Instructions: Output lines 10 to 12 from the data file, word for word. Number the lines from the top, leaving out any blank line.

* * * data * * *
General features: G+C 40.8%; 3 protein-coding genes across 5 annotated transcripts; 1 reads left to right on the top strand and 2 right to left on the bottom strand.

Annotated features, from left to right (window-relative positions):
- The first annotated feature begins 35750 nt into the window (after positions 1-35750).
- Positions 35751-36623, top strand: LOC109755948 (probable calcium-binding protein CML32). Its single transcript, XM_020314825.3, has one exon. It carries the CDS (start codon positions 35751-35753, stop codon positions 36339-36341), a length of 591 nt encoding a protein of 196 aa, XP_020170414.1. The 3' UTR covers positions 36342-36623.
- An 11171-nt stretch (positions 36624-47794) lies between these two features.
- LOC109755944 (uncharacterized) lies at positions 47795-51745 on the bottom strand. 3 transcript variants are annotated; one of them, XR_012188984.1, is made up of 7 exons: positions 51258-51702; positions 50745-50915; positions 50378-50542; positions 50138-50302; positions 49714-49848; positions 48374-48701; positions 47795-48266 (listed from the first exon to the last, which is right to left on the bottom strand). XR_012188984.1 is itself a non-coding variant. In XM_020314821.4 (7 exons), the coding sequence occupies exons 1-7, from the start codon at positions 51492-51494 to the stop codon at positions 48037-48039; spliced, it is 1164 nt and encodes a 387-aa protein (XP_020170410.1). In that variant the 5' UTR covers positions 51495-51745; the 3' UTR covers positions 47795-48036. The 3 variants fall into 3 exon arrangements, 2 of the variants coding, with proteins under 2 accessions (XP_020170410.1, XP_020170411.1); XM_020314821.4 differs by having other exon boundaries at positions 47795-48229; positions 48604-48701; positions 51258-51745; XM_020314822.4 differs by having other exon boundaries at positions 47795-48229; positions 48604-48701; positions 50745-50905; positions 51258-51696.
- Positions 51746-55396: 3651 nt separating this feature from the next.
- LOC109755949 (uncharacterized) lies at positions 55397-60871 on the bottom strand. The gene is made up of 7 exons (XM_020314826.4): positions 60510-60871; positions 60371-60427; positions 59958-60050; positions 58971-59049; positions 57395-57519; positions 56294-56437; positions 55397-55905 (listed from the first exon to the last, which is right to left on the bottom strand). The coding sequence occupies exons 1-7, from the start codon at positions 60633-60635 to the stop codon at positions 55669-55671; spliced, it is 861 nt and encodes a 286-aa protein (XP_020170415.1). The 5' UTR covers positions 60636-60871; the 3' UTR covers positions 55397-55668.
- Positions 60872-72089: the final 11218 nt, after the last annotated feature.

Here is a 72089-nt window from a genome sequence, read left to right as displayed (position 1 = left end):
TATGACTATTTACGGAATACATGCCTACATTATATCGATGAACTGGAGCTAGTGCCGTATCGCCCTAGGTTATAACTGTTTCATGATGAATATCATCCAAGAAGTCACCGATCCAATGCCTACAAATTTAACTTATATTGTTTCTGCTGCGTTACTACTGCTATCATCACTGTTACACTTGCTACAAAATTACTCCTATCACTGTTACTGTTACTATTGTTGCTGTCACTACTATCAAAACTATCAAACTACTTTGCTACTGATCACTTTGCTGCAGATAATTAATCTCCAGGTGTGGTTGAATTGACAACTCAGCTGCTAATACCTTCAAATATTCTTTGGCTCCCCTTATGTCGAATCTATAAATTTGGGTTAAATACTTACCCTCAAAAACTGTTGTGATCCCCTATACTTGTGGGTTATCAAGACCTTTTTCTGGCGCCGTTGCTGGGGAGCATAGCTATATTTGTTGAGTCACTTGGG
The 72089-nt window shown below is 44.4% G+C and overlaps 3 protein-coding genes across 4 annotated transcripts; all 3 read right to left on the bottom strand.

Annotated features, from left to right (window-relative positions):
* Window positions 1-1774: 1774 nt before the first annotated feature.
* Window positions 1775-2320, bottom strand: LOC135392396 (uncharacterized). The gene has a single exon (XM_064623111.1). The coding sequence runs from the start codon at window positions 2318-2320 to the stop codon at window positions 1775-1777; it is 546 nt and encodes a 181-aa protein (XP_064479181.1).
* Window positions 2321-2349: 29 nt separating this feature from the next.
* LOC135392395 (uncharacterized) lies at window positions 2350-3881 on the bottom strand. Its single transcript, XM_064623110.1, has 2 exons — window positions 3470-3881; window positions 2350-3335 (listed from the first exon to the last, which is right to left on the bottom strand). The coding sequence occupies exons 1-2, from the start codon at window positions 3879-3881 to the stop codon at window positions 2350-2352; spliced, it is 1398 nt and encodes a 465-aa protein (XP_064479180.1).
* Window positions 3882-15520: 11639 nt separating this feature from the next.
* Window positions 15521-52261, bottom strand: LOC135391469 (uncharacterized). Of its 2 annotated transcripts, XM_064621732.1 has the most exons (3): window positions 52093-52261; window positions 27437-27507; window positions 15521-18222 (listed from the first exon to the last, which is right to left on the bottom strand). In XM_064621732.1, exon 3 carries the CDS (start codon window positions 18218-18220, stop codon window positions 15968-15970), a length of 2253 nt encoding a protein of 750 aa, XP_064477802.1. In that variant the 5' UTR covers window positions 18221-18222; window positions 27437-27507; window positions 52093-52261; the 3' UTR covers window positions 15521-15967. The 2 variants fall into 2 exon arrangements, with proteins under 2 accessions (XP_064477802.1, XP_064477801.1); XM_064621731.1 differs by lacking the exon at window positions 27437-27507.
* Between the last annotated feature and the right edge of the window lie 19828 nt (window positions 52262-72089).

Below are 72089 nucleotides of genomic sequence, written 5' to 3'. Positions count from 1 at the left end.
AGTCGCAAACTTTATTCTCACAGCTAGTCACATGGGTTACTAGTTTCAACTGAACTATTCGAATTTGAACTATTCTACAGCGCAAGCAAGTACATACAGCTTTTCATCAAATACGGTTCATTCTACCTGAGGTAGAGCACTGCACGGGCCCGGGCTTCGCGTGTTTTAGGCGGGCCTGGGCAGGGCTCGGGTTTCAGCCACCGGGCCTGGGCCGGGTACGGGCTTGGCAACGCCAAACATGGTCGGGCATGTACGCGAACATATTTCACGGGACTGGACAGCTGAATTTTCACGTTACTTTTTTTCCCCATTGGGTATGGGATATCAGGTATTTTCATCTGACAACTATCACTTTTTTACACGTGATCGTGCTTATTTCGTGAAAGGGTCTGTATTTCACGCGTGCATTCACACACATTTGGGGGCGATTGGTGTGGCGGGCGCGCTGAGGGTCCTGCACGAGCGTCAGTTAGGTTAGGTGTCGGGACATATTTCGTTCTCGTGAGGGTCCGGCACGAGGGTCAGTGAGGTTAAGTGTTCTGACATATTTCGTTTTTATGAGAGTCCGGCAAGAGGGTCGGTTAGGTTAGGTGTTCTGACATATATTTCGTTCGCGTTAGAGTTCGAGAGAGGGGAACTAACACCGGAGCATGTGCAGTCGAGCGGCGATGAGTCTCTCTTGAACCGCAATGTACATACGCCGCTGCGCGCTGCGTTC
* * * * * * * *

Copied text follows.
Here is a 72089-nt window from a genome sequence, read left to right as displayed (position 1 = left end):
TATGACTATTTACGGAATACATGCCTACATTATATCGATGAACTGGAGCTAGTGCCGTATCGCCCTAGGTTATAACTGTTTCATGATGAATATCATCCAAGAAGTCACCGATCCAATGCCTACAAATTTAACTTATATTGTTTCTGCTGCGTTACTACTGCTATCATCACTGTTACACTTGCTACAAAATTACTCCTATCACTGTTACTGTTACTATTGTTGCTGTCACTACTATCAAAACTATCAAACTACTTTGCTACTGATCACTTTGCTGCAGATAATTAATCTCCAGGTGTGGTTGAATTGACAACTCAGCTGCTAATACCTTCAAATATTCTTTGGCTCCCCTTATGTCGAATCTATAAATTTGGGTTAAATACTTACCCTCAAAAACTGTTGTGATCCCCTATACTTGTGGGTTATCAAGACCTTTTTCTGGCGCCGTTGCTGGGGAGCATAGCTATATTTGTTGAGTCACTTGGG
The 72089-nt window shown below is 44.4% G+C and overlaps 3 protein-coding genes across 4 annotated transcripts; all 3 read right to left on the bottom strand.